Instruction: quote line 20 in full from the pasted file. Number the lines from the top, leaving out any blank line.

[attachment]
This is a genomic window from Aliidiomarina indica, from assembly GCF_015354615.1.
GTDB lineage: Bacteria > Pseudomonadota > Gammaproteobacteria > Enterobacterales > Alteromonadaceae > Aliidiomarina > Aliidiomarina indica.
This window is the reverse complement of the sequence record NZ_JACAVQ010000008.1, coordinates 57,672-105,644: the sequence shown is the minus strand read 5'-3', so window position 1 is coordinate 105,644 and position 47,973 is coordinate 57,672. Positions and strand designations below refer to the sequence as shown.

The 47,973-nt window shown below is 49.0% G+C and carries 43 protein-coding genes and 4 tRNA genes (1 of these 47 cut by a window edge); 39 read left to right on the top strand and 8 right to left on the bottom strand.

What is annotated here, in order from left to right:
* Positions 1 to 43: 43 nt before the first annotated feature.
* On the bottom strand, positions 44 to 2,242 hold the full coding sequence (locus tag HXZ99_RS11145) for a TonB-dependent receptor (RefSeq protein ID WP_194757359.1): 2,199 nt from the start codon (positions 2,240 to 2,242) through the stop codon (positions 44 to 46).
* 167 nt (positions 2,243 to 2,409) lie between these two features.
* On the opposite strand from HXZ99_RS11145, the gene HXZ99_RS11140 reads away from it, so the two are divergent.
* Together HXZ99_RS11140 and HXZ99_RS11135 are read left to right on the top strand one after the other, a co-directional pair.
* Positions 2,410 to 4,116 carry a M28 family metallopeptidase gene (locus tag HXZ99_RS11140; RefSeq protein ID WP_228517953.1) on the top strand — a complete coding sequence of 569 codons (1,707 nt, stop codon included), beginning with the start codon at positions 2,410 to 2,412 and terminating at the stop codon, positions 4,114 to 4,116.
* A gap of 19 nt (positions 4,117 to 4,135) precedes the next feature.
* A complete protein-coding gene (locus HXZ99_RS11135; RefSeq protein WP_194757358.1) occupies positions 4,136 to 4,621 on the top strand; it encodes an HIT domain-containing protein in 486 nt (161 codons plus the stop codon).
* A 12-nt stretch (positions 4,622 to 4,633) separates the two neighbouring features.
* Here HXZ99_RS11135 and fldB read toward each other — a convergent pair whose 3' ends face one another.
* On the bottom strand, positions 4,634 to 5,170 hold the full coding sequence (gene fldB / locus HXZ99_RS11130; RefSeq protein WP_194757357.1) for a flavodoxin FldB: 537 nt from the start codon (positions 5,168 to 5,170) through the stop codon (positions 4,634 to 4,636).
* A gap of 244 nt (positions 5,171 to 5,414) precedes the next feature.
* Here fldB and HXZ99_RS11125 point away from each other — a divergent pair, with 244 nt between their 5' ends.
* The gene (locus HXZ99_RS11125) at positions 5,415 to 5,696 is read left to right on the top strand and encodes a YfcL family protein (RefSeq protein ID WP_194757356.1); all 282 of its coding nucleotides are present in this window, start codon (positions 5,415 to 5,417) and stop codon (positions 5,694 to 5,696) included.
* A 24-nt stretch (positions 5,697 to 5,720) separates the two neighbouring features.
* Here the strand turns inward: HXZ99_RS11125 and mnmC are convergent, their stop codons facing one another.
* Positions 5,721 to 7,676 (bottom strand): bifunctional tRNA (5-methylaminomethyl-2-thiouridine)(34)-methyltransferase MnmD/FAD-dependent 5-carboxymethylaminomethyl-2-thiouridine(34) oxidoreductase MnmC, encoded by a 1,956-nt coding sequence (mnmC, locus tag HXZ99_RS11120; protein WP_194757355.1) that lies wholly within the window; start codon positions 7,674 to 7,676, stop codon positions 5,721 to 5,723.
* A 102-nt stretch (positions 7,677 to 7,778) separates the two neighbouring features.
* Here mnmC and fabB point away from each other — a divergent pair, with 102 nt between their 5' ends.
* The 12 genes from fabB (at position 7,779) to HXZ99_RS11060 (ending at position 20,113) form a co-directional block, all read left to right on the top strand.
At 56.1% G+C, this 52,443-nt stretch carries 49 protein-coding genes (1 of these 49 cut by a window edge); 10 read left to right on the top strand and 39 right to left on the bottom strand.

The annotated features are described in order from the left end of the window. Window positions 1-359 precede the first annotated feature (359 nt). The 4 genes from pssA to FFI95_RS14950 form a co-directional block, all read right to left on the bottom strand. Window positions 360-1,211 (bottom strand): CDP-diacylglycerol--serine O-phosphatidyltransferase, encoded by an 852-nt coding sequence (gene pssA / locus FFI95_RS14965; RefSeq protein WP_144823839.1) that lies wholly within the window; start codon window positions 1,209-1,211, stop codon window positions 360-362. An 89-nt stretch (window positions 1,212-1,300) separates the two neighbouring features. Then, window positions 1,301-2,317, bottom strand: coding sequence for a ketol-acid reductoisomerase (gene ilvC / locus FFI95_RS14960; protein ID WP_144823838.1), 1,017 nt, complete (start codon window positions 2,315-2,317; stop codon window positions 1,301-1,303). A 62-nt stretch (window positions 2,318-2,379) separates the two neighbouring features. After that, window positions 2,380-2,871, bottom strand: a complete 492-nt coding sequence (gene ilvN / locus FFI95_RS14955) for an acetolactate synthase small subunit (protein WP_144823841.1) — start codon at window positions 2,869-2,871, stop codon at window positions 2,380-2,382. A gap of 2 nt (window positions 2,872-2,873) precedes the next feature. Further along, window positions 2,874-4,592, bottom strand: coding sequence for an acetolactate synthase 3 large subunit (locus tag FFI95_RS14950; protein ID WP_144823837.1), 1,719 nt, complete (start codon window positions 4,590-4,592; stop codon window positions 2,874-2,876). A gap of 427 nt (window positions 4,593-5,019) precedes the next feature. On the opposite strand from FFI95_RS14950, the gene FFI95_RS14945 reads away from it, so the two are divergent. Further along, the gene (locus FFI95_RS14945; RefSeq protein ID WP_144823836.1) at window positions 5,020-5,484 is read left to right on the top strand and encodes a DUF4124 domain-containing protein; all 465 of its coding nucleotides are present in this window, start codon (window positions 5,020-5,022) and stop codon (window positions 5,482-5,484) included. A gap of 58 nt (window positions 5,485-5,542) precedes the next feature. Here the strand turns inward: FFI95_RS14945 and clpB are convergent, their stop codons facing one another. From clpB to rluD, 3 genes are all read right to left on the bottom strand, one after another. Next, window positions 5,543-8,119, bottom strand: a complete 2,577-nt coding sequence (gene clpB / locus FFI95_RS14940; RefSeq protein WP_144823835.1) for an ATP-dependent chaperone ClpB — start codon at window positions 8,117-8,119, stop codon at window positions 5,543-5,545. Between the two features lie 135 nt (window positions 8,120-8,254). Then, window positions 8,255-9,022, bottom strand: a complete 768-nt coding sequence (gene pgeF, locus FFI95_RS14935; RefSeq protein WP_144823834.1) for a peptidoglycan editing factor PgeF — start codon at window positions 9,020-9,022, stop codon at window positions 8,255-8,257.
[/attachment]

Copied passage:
* A 24-nt stretch (positions 5,697 to 5,720) separates the two neighbouring features.